Procyanidins are found in a wide variety of foods, and the main human dietary sources appear to be fruits (apples, grapes, berries, plums), beverages (tea, cocoa, Wine), cereals grains (sorghum, barley), nuts, and chocolate via the Cocoa Extract[8][9] and the estimated daily intake is approximately 53.7mg.[9] Procyanidins in general are also the active ingredients of the Maritime French Pine Bark Extract supplement known as Pycnogenol.[10] Different sources of procyanidins may have different effects on the body, depending on how the catechin chains are formed and bound to each other.

'Procyanidin' holds no relation to anthocyanins per se, and are chains of catechin molecules. Their structures denote their effects in the body, and the general category of 'procyanidin molecules' exist widely in nature. GSE is a concentrated vessel of the procyanidins from Grapes

1.2. Composition

Grape Seed Extract contains:

  • Proanthocyanidins (also known as procyanidins), polymers of catechin (subset of flavonoids) molecules at around 74-78% by weight[11] and sometimes up to 81%[12] of Grape Seed Extract
  • Specific procyanidin molecules such as Procyanidin B1 (5.3%), B2 (3.1%), and C1 (1.7%) (different formations of catechin couplets)[12]
  • Free flavonol esters such as epicatechin and catechin (two of the Green Tea Catechins) at less than 6%[11]
  • Some products may contain other bioactives found in grapes (usually lesser quality controlled supplements), as this study found Resveratrol at 0.53%, rutin at 1.2%, gallic acid at 1.4% and Quercetin as quercetin-3-glucoside at 8%[13]
Mostly procyanidin polymers by weight, but also composed of the smaller units that make up the polymers

1.3. Structure

Grape Seed Extract (GSE) is a mixture of procyanidin polymers, or chains of procyanidins. It appears that some other polymers exist, as (+)-catechin (one of the four Green Tea Catechins) appears to combine in chains to form the main Procyanidin B2.

Grape Seed Extract can contain monomers (one molecule), dimers (two molecules), trimers (three molecules), etc. Most of the bioactivities that are unique to GSE are due to the dimers or larger chains.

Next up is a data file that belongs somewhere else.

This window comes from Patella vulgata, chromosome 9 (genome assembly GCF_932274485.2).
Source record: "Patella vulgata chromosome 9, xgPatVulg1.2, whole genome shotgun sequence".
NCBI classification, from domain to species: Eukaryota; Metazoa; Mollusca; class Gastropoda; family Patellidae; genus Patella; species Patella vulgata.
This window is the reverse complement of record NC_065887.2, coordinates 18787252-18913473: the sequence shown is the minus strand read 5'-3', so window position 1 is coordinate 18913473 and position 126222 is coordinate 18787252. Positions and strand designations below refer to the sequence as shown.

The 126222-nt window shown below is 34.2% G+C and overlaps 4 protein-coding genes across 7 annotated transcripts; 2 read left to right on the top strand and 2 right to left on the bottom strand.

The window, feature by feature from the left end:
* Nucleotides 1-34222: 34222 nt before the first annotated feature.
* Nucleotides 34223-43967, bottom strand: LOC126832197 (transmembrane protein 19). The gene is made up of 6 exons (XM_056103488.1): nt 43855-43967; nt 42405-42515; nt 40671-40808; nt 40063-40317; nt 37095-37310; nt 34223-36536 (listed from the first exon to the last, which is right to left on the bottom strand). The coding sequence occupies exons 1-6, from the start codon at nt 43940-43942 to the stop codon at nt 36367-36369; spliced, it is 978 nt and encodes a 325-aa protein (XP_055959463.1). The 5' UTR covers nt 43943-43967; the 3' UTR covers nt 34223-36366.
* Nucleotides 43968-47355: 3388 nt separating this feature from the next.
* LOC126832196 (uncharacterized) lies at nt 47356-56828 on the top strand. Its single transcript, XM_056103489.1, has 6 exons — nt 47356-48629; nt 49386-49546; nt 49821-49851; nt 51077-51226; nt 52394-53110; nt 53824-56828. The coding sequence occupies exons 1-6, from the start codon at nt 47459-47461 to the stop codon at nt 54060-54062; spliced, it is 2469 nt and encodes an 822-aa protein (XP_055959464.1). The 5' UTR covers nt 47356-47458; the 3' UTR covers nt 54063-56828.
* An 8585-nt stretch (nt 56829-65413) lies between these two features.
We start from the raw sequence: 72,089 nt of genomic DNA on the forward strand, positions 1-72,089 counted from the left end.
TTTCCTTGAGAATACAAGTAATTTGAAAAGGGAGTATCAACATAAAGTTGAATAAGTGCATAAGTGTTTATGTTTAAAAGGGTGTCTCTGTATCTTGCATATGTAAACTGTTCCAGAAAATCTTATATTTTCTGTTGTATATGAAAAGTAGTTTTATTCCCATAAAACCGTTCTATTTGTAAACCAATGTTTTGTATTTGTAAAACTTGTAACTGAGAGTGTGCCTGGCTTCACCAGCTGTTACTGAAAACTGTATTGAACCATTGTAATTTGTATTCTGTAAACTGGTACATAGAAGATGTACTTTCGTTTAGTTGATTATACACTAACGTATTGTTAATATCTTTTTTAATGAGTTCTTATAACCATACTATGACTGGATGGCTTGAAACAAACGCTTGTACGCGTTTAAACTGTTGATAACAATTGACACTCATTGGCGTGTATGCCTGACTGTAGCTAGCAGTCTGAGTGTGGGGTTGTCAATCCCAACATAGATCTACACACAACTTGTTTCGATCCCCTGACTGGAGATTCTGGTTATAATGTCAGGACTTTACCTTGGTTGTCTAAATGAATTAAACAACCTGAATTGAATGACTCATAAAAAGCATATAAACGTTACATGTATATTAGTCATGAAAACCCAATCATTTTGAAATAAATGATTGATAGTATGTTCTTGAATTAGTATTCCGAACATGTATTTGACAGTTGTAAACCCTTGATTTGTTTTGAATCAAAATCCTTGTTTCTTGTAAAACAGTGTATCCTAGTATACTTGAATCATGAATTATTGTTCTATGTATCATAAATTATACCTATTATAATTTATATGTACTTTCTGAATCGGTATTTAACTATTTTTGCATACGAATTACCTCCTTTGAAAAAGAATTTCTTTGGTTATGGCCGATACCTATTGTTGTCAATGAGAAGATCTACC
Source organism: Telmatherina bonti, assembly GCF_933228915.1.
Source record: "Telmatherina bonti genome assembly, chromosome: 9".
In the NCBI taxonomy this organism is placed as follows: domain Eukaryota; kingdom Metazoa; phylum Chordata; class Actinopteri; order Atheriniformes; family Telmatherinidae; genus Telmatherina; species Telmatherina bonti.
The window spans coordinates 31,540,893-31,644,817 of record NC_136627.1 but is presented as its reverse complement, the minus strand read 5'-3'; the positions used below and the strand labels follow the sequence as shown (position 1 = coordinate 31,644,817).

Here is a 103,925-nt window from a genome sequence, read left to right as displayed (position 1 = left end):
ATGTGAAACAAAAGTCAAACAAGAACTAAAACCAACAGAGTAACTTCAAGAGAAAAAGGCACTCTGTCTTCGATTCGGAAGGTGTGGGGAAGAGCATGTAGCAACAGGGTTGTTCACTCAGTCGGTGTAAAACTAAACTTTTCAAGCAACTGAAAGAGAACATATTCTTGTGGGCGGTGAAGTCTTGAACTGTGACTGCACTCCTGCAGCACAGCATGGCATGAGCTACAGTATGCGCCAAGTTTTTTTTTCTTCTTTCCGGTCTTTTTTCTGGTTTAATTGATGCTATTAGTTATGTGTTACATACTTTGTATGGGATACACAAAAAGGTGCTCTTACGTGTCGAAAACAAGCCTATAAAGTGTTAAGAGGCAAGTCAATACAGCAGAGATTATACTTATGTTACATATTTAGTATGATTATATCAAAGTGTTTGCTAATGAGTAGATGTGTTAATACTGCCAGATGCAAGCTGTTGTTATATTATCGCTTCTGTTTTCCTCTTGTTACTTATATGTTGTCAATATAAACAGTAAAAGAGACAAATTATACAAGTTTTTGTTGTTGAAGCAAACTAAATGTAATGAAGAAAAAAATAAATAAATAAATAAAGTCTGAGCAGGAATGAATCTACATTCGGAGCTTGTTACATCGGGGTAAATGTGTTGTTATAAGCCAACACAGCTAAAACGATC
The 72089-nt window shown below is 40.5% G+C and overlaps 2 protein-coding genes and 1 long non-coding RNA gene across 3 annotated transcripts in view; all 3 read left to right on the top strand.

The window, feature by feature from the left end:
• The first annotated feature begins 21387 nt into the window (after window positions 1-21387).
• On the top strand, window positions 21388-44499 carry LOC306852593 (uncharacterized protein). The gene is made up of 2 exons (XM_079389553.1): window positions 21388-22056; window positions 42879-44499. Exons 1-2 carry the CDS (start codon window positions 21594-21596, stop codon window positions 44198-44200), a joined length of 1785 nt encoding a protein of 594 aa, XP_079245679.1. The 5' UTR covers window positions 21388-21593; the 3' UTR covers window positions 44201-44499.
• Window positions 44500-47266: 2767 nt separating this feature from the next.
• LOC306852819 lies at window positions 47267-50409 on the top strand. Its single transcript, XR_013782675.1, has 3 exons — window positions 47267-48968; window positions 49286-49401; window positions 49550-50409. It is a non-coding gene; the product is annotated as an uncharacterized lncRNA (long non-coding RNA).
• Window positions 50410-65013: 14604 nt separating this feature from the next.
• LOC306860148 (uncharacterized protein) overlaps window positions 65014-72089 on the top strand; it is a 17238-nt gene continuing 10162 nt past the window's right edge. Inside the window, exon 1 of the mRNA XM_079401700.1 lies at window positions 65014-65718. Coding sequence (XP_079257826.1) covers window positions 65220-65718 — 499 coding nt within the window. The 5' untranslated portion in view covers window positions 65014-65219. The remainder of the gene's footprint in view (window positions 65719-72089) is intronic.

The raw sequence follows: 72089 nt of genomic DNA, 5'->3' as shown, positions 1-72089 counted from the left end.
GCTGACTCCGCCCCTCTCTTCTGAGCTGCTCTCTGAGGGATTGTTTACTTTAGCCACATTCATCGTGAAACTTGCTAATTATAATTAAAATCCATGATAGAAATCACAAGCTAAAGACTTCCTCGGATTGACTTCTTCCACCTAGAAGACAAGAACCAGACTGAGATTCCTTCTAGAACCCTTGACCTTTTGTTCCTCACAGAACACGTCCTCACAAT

Edit2. Pharmacology

2.1. Absorption and Bioavailability

After ingestion of Grape Seed Extract (GSE) in humans, Procyanidin B1 appears to be digested and reach circulation.[7] This study administered 2g of procyanidin-rich (89%) GSE with a 0.9% Procyanidin B1 (0.189g total) content on an empty stomach to 4 healthy males and found circulating levels 2 hours after ingestion and measured at 0.0106umol/L; they made note that 400mg GSE in a pre-test failed to influence circulating Procyanidin B1 levels. The ratio of oral dose to circulating levels is similar to that of Green Tea Catechins, suggesting similar bioavailability.[7] This relatively similar bioavailability has not been observed in all studies, with some noting less apparent absorption of procyanidins[14][15] (which may be secondary to metabolism of procyanidins into catechins) and one study noting that the absorption rates across intestinal cells was about 5-10% that of epicatechin.[16]

Absorption of Procyanidin B2 has been noted in rats,[17] yet studies assessing Procyanidin B3 have failed to note circulating levels in humans.[18] B3 excretion has been noted in pigs at 4mcg after oral consumption of 2g,[19] suggesting the aforementioned human study did not have enough power to detect such a minute quantity. As a general rule, it appears that all procyanidins are absorbed but in minute quanitites; at least one study using an oral GSE extract containing 20% and 30% dimers and trimers noted that the circulating levels of dimers and trimers after ingestion equated 0.35% and 0.01%; respectively.[20] This was due to excessive breakdown of dimers and trimers into monomeric catechins, which elevated from 36% of the GSE by weight to comprise 99% of circulating flavanols.[20]

The dimers and trimers (two catechin; three catechin) procyanidins do appear to be absorbed in animals, but to relatively small levels. The apparent bioavailability is either similar to Green Tea Catechins (up to 13%) or it is less. Even after absorption, a very large amount of procyanidins are metabolized into their monomers catechin and epicatechin

Simulated digestion suggests that procyanidins are stable in an acid-based environment (stomach) but may degrade into monomers during a duodenal simulation (alkaline) with no significant influence of co-ingested carbohydrates.[20] This study later compared ingestion of 1g GSE against 1g GSE paired with 2g carbohydrates in rats (to assess if a greater bioavailability existed when taken with a meal) and noted that the serum level of procyanidin dimers was 0.57nM when taken in a fasted state yet 0.12nM when taken with carbohydrates.[20]